Spider-Man: Into the Spider-Verse Review

Synopsis

Over 16 years ago Sony Pictures released the first theatrical version of Spider-Man. The Sam Raimi lead feature ushered in a new area a film. The Comic Book Era. That original film has lead to blockbusters such as Iron Man, The Dark Knight, and The Avengers.

We have since had 2 reboots to the franchise, as well as numerous story-lines involving the Peter Parker character. Spider-Man: Into the Spider-Verse brings Ultimate Spider-Man, Miles Morales, to the big screen. 

The story of Into the Spider-Verse is not uncommon from that of previous Spidey stories. Miles (Shameik Moore) is a middle school student in New York, attending a private school for bright young minds. Miles has a very similar origin to that of Peter Parker. Both are bitten by a radioactive spider, excel as students in school, and are heavily influenced by their uncles. 

The biggest difference with these characters is that Peter was alone as the only Spider-Man. Miles has the luxury and curse of following in the footsteps of Parker’s Spider-Man. This rings true for the both the character of Miles and the film Spider-Man: Into the Spider-Verse.

What I Liked

This is the Spider-Man movie I never knew I needed. Having grown up with the Raimi films as my introduction to the superhero genre, Spider-Man has always been my number one. Before this film I never thought their should be another Spider-Man besides the Peter Parker version. Boy, was I wrong.

Into the Spider-Verse gives something new the the superhero genre that has yet to be seen. A stylistic influence ripped straight out of a comic book. Spider-Verse benefits from it’s animation style, and it’s ability to mix different types of animation. 

The animation style creates a universe allowing for the multi-dimensional story-line to exist. Miles becomes the Spider-Man in his universe after The Kingpin (Liev Schreiber) creates a portal to multiple dimensions. This portal leads to the Peter (Chris Pine) of Miles’ Universe to perish at the hands of The Kingpin.

The portal not only causes the demise of Peter Parker, but it allows for multiple Spider-Mans to travel to Miles’ universe. These include an older, overweight Peter B. Parker (Jake Johnson), Gwen Stacy (Hailee Steinfeld) turned Spider-Gwen, Spider-Man Noir (Nicolas Cage), Spider-Ham (John Mulaney), and Peni Parker (Kimiko Glenn). These Spider-People team up to fight The Kingpin and stop the multi-verse from collapsing in on itself.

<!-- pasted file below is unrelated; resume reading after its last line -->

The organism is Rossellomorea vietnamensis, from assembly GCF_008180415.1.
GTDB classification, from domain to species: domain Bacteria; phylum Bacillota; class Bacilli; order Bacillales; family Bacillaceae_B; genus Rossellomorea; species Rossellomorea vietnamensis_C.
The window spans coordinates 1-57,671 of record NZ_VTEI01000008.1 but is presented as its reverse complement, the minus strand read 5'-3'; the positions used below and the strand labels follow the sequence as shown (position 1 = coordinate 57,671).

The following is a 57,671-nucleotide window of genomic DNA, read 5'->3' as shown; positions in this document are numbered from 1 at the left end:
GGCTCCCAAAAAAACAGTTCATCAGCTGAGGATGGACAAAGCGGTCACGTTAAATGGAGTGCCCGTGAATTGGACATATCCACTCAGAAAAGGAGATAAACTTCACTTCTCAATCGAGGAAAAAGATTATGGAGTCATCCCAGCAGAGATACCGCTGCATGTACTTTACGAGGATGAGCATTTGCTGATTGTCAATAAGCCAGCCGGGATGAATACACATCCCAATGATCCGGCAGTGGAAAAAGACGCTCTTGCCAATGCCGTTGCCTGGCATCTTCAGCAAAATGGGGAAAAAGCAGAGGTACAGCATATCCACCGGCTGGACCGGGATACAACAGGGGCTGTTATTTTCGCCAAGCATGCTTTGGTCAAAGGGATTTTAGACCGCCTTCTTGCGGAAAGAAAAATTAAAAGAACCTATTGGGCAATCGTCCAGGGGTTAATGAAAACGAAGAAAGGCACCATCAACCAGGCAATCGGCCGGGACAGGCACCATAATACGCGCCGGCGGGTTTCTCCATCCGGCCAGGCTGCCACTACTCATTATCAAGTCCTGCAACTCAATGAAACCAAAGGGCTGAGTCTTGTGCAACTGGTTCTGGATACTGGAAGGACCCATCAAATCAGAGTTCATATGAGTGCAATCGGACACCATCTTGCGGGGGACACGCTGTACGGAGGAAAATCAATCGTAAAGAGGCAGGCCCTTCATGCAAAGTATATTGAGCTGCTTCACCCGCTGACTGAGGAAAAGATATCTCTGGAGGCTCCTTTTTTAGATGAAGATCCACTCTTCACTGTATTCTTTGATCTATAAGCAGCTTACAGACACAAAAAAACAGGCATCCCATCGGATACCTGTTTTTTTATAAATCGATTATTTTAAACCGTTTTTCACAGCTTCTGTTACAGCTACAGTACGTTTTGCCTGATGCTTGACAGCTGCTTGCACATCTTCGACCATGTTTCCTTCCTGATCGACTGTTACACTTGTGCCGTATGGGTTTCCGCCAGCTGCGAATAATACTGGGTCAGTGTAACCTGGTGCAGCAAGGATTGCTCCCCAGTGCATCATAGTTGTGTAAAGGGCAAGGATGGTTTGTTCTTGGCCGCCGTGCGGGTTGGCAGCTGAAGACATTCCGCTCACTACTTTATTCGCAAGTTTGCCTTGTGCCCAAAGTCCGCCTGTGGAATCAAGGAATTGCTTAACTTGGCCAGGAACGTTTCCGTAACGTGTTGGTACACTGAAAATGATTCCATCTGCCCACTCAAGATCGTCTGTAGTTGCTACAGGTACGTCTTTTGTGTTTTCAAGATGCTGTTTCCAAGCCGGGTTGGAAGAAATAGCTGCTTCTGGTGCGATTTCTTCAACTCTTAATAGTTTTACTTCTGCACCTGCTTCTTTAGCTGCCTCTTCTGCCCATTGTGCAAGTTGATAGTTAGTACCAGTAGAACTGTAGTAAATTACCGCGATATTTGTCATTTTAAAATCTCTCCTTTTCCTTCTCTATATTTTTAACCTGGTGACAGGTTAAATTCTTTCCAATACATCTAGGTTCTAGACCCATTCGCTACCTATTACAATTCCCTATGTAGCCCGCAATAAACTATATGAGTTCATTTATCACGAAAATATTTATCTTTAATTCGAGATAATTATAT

“With great power, comes great responsibility.” 

The relationship Miles develops with Peter B. Parker and Gwen Stacy allows for his character to grow into a hero we want to root for. Miles has always looked up to Spider-Man, but after meeting the man under the mask he begins to understand being a superhero isn’t that easy. Miles not only learns what it takes to become a hero, but he also teaches Peter B. Parker and Gwen Stacy a lesson that they both can take with them.

The heroes are not the only ones that had great character moments. Into the Spider-Verse also has two great villains in The Kingpin and The Prowler. Wilson Fisk’s Kingpin is a character whose motivations you understand. Although you understand the character’s goals, it is hard to get behind his methods of achieving his goal.

The Prowler is a integral to the character of Miles Morales. I won’t spoil the outcome or significance of the character, but his relationship of Miles proves to be his “Uncle Ben” moment.

What Could Have Been Improved

I have very little complaints in regards to this film. It is a perfect Spider-Man movie. That being said, I was unimpressed with some of the multi-verse Spider-Man characters. Spider-Ham and Peni Parker added very little to the overall story.

The reason I won’t put Spider-Man Noir into this category is that he was more believable in this universe than that of the previously mentioned characters. Even though I did not enjoy these two characters, it did not take away from my overall enjoyment of the film. 

Final Thoughts

Being the ninth theatrical version of Spider-Man, Into the Spider-Verse builds off all these previous adaptions as well as forging it’s own path. Backed by a great story, phenomenal animation, and excellent voice-work, Spider-Man: Into the Spider-Verse is a must see film for all cine-files. 

Overall Score 5/5

Look out for the next episode of the Back Lot 605 podcast, with a new episode dropping every Wednesday. Be sure to drop a comment and let us know what you thought of the film. Also, follow us on Facebook, Twitter, and Instagram.

 Also, check out our latest episode of the Back Lot 605 podcast.

About the Author
Casey Kelderman found a love for film at a very early age. One of his earliest memories of watching movies was the original Star Wars trilogy on VHS. Casey graduated from The University of Sioux Falls in 2017. At USF Casey produced weekly movie reviews and hosted a radio show. He graduated with a degree in Media Studies. Skills he learned in college have allowed him to help create Back Lot 605. He has produced and directed 4 short films. His favorite films include Halloween, Monty Python and the Holy Grail, and Die Hard.
Scroll to top